I hope to myself one day be able to sit around more panels and discuss in which direction a certain region should be moving, or whether a stylistic shift has become too great. Topics such as hybrids, picking dates and reduction and oxidation come to mind, and I often find myself wondering what the topics of the future will be. I also strongly believe that we should speak up when we disagree, or even when we feel that a wine is simply not good. These discussions are learning exercises and are meant for guidance.

Back to scoring. Many wine writers and critics score. Hugh Johnson doesn't. In The Parker Effect, he finishes on a rather poignant note, something that really resonated with me. He compared scoring wine with scoring music, or art, with the example of Titian's Venus.

This is something I was thinking about yesterday, thus even more solidifying the bizarreness of these events occurring so soon after one another. I have a lot of articles on the go at the moment, and so for inspiration I had just begun listening to Ludwig van Beethoven's Sonata No. 14 "Moonlight" in C-Sharp Minor, which was followed on my playlist by "Lux Aeterna" by Clint Mansell, the leitmotif of Requiem for a Dream, which I consider to be one of the most powerful pieces of music written in our time. This, in turn was followed by Burial's Come Down to Us, a hugely gifted electronic musician whose music I am somewhat obsessed with and have been since I first heard it circa five years ago.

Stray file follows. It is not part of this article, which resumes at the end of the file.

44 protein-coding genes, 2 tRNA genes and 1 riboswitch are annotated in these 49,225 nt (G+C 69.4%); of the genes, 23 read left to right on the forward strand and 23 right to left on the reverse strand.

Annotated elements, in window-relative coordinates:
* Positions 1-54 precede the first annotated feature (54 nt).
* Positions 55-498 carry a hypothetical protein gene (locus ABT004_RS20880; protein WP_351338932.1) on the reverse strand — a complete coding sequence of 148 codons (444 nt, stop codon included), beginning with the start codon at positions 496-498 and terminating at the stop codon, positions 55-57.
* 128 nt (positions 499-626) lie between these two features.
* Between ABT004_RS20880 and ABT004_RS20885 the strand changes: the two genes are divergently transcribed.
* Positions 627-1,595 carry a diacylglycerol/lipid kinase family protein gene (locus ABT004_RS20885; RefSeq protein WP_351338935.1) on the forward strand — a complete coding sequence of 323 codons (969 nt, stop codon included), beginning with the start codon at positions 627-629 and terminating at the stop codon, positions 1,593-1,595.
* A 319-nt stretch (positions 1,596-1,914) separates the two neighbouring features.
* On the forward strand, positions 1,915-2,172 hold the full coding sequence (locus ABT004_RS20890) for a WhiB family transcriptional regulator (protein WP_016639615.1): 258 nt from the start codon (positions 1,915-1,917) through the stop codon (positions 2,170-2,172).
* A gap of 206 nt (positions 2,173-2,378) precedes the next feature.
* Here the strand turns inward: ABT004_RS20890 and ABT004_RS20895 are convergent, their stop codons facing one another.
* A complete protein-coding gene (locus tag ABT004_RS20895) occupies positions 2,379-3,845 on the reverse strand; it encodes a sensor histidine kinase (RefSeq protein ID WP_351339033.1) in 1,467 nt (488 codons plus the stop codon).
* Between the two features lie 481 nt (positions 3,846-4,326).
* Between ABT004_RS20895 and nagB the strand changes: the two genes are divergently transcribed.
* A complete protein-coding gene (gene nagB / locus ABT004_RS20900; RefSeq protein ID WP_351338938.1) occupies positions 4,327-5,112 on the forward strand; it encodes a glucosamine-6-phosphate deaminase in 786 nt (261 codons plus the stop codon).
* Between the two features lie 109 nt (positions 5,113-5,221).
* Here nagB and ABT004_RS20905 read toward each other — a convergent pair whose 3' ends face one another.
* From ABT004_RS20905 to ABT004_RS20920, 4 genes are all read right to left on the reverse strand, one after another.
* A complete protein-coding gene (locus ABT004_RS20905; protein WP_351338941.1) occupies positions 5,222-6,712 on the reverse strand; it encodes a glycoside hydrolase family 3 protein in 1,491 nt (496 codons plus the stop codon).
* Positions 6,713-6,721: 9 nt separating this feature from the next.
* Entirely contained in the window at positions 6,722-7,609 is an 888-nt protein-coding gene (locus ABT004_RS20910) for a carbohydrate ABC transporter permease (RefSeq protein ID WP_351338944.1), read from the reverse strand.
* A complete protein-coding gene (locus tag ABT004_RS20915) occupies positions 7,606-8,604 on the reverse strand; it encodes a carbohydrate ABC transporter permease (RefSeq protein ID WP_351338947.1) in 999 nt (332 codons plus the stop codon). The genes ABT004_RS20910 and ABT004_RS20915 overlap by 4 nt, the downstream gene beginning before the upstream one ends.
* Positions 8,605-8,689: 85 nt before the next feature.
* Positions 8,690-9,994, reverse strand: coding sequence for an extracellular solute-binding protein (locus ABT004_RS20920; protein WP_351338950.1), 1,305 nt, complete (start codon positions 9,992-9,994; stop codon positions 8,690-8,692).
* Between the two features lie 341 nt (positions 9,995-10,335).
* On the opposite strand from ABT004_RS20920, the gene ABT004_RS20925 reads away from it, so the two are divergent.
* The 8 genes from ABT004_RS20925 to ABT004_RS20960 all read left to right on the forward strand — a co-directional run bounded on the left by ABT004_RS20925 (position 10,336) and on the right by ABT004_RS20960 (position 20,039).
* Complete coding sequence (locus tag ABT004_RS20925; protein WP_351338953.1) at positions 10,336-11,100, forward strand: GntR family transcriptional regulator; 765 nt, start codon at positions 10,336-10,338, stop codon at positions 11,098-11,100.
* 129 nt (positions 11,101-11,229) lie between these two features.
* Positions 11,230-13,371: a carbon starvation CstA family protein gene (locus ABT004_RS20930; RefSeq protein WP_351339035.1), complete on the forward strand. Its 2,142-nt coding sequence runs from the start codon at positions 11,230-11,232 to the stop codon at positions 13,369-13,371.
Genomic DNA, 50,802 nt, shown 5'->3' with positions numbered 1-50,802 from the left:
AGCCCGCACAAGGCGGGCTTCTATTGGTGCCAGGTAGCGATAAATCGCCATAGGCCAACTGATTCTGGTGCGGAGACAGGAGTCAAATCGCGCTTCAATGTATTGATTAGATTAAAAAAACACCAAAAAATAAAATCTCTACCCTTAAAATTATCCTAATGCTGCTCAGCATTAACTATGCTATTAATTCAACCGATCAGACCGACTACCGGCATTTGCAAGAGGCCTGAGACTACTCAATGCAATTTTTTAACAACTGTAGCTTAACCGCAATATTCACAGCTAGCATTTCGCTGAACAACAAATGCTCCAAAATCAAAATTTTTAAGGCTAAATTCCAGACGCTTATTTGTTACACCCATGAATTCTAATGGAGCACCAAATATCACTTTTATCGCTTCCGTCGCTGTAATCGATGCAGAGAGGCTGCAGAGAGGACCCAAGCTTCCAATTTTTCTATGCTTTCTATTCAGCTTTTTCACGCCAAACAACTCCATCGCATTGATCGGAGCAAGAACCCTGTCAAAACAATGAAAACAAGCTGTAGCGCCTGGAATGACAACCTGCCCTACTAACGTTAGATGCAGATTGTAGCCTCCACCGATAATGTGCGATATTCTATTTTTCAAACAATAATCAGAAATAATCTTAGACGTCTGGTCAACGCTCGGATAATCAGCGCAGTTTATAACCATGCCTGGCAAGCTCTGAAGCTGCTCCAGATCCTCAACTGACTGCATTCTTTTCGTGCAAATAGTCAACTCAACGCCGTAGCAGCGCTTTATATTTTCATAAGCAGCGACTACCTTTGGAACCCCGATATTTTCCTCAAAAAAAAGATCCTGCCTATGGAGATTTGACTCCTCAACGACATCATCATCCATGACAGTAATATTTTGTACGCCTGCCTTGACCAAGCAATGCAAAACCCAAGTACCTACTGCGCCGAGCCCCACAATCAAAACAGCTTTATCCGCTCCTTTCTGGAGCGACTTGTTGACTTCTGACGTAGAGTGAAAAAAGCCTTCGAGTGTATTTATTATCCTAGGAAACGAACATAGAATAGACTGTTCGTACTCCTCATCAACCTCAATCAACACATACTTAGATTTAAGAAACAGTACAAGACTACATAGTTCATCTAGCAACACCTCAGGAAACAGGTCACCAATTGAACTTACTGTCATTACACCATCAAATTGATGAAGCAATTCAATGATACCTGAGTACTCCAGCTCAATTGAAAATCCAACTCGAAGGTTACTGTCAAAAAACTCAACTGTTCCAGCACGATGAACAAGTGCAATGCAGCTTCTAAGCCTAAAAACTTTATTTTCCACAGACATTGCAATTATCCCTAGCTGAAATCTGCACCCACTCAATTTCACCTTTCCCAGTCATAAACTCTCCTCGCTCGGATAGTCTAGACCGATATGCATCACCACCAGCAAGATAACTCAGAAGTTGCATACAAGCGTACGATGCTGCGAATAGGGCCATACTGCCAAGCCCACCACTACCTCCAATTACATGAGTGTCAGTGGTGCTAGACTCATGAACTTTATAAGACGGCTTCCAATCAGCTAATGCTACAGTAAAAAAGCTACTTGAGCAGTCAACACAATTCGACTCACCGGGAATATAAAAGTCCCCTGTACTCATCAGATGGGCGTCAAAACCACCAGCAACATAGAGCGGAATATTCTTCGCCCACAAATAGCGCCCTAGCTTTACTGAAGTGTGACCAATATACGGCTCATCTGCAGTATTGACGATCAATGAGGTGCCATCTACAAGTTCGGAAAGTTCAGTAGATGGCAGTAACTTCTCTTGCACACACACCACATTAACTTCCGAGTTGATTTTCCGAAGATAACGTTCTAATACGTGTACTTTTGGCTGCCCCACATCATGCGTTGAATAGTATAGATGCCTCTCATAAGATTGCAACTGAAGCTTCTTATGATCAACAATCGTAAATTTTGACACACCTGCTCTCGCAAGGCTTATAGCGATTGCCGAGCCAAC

I was thinking about my trip to Beaujolais earlier this year and the wines of Fabien Duperray of Jules Desjourneys, while simultaneously thinking about Terry Theise's book. I was musing on how strongly I feel about his wines, and indeed about Beaujolais, and how I didn't feel like my tasting notes would ever quite convey those feelings, or indeed the energy in the wine.

Furthermore, if I felt this way, then how would I be able to score the wine? I could give it 100, of course, but that wouldn't really be the point, just like it wouldn't be the point to listen to Burial and score that track 100.

As Terry wrote of a 1990 Nikolaihof Im Weingebirge Smaragd, "wines like these don't seek to be included in the world, or even in your world, because they already are. They didn't ask your premission, any more than the rain does or the leaves do. When you drink them they include you."

As Hugh Johnson said, "wine is a friend to me, and I'm not going to treat it that way."

Why should I sit in front of a wine that is speaking to me and connecting with me on an emotional level, and tell it, "hey you, you're a 98. But you're not quite a 99."

Just like Terry did at the beginning of his career, I will continue to write my tasting notes, and I will continue to buy the same identical black notebooks and fill pages upon pages with notes from back to front, including the covers when I run out of space, and try desperately to grasp the essence of the wines on those pages, even if just for the reason that I may etch them onto my memory and convey them to others as best I can.

I write about wine and love doing so. I will write about wine energetically, descriptively, excitedly and who knows, perhaps even angrily.

But scoring wine? That's not for me. It doesn't make sense in my head, and it doesn't have to. Not yet, and perhaps never.